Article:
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Fixing the U.S. retirement system – does Canada have the answers?

Past Event

Social Security-like reform worked in Canada – could it work in the U.S.?

Social Security-like reform worked in Canada – could it work in the U.S.?
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Social Security-like reform worked in Canada – could it work in the U.S.?

How Canada fixed its government employees pension plans
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How Canada fixed its government employees pension plans

Retirement security for low- and moderate-income workers
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Retirement security for low- and moderate-income workers

In recent years, Canada has significantly expanded and improved its retirement income and pension system. The Canada Pension Plan (CPP), which provides Canadians with income security in the case of retirement or disability, has been expanded, and its defined benefit plans for government employees has managed to avoid many of the funding problems plaguing comparable U.S. plans. The country is also making advances in expanding coverage to moderate-and-lower income Canadians. But there’s still work to be done, particularly in improving efforts to target policies to low-to-moderate income workers.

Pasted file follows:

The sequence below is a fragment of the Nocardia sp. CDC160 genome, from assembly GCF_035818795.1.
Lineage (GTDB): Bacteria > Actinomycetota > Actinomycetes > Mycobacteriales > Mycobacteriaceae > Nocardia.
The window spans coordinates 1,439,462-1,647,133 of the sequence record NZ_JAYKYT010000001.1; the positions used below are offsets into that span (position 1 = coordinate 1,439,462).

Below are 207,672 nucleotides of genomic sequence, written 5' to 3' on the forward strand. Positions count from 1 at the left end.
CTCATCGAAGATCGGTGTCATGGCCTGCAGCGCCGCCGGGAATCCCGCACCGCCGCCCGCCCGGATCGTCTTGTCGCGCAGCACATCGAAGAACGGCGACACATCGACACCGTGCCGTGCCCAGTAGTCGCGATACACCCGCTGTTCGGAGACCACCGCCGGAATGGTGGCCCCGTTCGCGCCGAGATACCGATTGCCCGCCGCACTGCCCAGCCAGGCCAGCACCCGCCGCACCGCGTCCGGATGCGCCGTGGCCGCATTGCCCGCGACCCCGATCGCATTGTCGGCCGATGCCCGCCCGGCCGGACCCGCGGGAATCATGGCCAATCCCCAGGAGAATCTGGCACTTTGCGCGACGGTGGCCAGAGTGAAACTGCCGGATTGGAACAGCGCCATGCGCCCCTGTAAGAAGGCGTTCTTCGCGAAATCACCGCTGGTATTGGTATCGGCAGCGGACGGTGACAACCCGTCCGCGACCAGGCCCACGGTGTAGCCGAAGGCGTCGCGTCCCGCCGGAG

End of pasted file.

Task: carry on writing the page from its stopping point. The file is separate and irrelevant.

How was Canada able to achieve this expansion, and is there anything in the Canadian experience that Americans can use to advance retirement system reforms in the United States? On November 2, the Retirement Security Project at Brookings hosted an event with senior Canadian officials and American experts to discuss the Canadian system and its relevance to American policy debates.

Agenda

Welcome and introduction

Social Security-like reform worked in Canada – could it work in the U.S.?

Jason Fichtner

Senior Research Fellow, Mercatus Center - George Mason University

How Canada fixed its government employees pension plans

Jim Keohane

President and CEO - Healthcare of Ontario Pension Plan

Retirement security for low- and moderate-income workers

Conclusion

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